When did calling a simple team meeting become an exercise in cat herding? When everybody wore hats and ties, drove to work in a yacht-sized car, and called it a day at 5 PM, gathering your team into a conference room in the late afternoon wasn’t a big deal. Needless to say, things are different now. Your project manager may work from home on Tuesdays, the marketing manager may be part of a virtual team in a different time zone, and your developers may be in Bangalore.

The number of non-self-employed workers that work at home has doubled since 2005, as businesses increasingly recognize productivity and cost-saving benefits from telecommuting. However, the benefits of this more flexible work environment does not come without its challenges. Globalization will continue to stretch teams across time zones and borders. As such, if you think that coordinating with your team now is a challenge, coordination is likely to become even more challenging in the future.

While your workplace likely has the basics for working remotely—such as cloud-based file sharing, email, and conference calling—these tools are just a starting point. Email and voice offer limited functionality for coordinating a team. Fortunately, there are a number of tools that can make managing a team of remote workers easier.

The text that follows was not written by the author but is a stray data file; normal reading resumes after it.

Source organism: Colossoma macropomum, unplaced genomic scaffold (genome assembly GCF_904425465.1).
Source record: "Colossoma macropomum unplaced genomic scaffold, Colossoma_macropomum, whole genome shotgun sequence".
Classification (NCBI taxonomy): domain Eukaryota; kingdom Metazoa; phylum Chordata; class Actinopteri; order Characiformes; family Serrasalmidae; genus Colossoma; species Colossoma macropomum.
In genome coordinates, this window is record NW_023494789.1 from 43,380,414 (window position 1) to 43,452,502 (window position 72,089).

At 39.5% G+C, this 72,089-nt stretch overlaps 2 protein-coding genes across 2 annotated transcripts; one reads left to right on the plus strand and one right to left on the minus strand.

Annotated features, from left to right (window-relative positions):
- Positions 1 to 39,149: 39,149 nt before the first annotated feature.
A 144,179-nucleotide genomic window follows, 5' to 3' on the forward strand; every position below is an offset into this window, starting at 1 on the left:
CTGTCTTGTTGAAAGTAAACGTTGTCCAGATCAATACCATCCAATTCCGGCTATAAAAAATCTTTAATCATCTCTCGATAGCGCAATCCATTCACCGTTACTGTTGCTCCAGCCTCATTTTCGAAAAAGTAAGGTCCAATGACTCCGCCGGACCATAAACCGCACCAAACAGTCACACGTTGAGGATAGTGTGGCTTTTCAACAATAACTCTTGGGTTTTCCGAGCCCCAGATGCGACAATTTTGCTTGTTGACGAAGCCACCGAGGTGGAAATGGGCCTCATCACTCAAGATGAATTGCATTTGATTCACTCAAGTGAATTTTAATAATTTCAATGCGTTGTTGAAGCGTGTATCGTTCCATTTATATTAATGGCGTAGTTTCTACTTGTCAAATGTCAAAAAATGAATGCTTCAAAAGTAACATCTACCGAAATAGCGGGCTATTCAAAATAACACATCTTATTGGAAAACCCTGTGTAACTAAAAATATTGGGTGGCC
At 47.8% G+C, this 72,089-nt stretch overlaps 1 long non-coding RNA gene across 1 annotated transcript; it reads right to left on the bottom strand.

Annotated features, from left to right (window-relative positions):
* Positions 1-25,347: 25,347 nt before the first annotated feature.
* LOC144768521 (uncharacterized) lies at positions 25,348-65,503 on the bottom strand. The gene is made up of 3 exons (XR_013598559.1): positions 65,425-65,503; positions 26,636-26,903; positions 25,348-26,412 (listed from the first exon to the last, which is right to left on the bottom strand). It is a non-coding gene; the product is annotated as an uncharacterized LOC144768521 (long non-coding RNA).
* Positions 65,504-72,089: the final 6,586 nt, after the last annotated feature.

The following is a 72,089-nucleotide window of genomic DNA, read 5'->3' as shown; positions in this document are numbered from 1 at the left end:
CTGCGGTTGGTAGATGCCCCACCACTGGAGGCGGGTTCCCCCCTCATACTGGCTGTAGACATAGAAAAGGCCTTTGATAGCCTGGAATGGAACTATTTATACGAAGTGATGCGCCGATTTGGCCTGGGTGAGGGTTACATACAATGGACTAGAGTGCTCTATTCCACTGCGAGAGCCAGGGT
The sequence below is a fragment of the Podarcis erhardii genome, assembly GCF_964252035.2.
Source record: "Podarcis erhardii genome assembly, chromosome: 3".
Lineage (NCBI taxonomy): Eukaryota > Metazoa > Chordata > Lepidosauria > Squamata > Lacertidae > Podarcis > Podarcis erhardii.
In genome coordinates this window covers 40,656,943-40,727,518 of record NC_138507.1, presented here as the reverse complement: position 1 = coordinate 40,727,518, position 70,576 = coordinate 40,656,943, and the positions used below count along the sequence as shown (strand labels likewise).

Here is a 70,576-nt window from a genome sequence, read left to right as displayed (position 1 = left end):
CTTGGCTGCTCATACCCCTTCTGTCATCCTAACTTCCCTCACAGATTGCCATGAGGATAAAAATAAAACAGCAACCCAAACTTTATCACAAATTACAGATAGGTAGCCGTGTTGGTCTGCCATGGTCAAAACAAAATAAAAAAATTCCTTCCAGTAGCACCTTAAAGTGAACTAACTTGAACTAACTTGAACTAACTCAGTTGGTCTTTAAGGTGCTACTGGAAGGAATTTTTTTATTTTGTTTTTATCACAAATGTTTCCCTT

Chat Apps

Email isn’t always the quickest or most efficient way to communicate with someone, especially if they’re not checking their inbox constantly. If you need to get in touch with someone on your team right away or just need to ask him a short and simple question, instant messaging and chat apps are the way to go. Here are some chat applications with particularly useful features for business.

Slack

Slack is a group chat popular amongst remote workers. Instead of sending emails to one another, users drop messages in a room or share documents for everyone to review when they come online. If one group chat becomes too cluttered or full of off-topic remarks, users can make use of Slack’s channels, which allow you to section off rooms into topics like “marketing,” “coding,” or “water cooler.”

HipChat

Designed for mobile devices as well as Mac, Linux, or Windows, HipChat offers a central location to talk to individual people as well as to entire teams, and users can share files and images. If everyone on a remote team is logged in to HipChat during the work day, it acts as a real time news feed of what is going on with each team and member, which is useful for catching up or keeping up.

Videoconferencing and Screen Sharing